You’ll all look back on this point someday and know: this was when Nintendo gave up on home consoles.
Do you all remember that Nintendo commercial from over the holidays? It’s the one where the kids are preparing to “sell” their parents on the idea of buying them a new Wii U for Christmas. They have their little charts and pointers and gather together to rehearse how to “overcome sales objections” (much like a real marketing company would do). One of the very first issues on the agenda is when the parents would inevitably suggestion that “…we already bought you a Wii.” To which, the kid is instructed to reply, “…but this is the Wii U!” This commercial perfectly summarizes Nintendo’s uphill battle with its latest, half-assed console. It’s a system I have been hammering on since its release as a waste of time and money (not to mention being unfit for the name Wii).
It would seem that Nintendo has finally seen fit to pluck their heads out of the Koopa shells they’ve been hiding in, and face reality. In what could be considered Nintendo sending up the very first warning flares that something may be amiss aboard their ship, president Satoru Iwata recently had to apologize to shareholders. It looks as if the company is reportedly expected to experience its third straight year of operating loss. Sales projections for the Wii U were originally set at a ridiculous 9 million consoles by March of 2014. Now, the company has slashed that figured by almost two-thirds, as it believes they will move just under 3 million.
So, with these abysmal sales figures from its latest console (and no real magic bullet in sight that could pull the company out of the fire), many have begun to speculate where Nintendo will go from here. At this point, they’ve clearly backed the wrong horse with the Wii U console, as many just don’t consider it a "must have" system compared to the original. We may be seeing Nintendo’s first inklings of considering what a console-less future looks like for them, as Iwata himself says, “"We are thinking about a new business structure.” While that could mean a variety of things, all signs point to them possibly pulling the plug on their home console endeavors for good and turning their attentions elsewhere. “Given the expansion of smart devices, we are naturally studying how smart devices can be used to grow the game-player business...The way people use their time, their lifestyles, who they are--have changed. If we stay in one place, we will become outdated." He said.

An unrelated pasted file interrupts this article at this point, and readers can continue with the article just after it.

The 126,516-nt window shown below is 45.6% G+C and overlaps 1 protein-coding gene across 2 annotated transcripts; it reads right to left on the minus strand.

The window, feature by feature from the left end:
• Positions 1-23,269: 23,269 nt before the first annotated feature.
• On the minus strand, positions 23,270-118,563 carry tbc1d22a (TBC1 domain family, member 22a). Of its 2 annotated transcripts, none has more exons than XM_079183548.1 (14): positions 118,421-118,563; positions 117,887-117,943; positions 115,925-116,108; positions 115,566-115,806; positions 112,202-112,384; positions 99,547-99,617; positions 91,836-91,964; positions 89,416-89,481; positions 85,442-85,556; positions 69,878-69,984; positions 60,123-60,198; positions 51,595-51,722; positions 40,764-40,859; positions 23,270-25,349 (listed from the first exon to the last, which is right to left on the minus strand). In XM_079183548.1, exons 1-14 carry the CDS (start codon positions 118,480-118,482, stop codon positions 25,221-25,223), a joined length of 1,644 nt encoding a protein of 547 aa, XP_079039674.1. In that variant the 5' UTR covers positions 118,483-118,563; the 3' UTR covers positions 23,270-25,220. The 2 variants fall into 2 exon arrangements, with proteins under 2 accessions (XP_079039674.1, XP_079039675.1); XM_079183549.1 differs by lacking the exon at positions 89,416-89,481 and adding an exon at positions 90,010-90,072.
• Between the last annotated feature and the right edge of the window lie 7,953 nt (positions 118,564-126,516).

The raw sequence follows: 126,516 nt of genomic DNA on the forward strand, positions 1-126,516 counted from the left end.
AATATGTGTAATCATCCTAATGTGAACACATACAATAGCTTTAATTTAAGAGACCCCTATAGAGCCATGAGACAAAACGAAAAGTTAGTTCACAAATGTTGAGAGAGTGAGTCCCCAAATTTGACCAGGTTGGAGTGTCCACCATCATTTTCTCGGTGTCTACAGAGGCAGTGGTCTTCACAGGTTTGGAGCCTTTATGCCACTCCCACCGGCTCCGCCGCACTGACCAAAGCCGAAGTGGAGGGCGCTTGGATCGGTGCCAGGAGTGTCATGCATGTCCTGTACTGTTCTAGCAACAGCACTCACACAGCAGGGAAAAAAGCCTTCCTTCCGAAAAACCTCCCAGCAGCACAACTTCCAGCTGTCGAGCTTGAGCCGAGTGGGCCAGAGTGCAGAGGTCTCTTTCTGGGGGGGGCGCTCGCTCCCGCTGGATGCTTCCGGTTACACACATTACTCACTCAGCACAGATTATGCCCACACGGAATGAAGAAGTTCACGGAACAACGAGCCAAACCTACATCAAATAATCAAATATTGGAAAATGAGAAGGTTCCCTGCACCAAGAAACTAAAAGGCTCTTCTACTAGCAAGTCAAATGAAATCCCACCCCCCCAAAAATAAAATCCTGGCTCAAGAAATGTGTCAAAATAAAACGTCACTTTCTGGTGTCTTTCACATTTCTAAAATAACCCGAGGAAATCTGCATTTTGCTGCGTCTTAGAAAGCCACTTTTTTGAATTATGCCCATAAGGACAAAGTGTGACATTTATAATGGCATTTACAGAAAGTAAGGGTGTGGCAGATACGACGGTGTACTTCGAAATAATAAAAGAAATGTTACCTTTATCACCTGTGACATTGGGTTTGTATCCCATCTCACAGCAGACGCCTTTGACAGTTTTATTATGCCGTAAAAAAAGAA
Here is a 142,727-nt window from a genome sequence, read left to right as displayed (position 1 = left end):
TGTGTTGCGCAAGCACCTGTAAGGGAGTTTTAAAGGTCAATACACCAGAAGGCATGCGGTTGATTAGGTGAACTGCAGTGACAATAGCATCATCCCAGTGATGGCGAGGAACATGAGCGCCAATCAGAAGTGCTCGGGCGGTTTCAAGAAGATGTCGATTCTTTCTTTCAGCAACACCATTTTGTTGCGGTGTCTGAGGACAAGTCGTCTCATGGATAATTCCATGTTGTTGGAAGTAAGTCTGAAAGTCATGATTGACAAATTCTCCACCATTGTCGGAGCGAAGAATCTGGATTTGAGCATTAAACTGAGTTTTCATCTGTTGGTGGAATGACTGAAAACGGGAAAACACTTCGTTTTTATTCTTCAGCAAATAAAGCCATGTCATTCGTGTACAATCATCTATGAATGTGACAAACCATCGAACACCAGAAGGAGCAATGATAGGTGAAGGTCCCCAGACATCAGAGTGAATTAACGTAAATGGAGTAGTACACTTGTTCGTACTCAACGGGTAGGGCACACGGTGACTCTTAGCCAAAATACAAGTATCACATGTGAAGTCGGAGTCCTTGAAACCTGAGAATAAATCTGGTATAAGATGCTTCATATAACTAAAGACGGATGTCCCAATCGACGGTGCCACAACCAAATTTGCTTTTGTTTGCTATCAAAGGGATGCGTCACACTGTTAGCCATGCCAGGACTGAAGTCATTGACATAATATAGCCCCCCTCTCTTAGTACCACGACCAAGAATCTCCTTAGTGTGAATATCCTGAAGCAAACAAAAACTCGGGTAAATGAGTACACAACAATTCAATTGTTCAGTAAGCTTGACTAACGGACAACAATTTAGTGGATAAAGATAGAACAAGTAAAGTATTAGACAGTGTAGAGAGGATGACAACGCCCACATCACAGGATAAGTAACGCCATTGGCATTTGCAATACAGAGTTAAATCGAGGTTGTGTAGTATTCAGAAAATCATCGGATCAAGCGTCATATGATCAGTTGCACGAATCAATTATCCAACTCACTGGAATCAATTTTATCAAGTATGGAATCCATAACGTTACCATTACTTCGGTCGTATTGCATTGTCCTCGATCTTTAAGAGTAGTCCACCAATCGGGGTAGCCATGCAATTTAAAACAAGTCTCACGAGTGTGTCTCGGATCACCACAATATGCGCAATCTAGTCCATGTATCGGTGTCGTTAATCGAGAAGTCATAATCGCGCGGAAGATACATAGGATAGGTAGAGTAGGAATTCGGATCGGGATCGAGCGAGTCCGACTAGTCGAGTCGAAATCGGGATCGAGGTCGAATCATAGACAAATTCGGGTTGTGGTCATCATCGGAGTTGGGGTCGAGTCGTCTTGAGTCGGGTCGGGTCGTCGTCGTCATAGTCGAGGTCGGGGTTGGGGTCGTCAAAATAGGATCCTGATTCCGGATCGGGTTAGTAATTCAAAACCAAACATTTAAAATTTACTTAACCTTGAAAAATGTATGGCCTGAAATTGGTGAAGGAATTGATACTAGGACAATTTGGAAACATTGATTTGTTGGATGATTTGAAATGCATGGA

One respite in the storm is certainly the firm death grip that Nintendo continues to have over the handheld gaming market. If they were going to consider doubling down their efforts in the mobile arena, Nintendo is certainly in a position to completely lock it down (now being able to give it 100% of their undivided attention). As prevalent as the iPhones, Androids and Vitas have become, they simply can’t match the huge popularity (and loyal fan base) a Nintendo branded mobile game device brings.
Face it guy and gals: we may have just seen the first chink in Nintendo’s armor that could lead them in a VERY different direction over the course of the next-gen in 2014 (and beyond).
I told you so.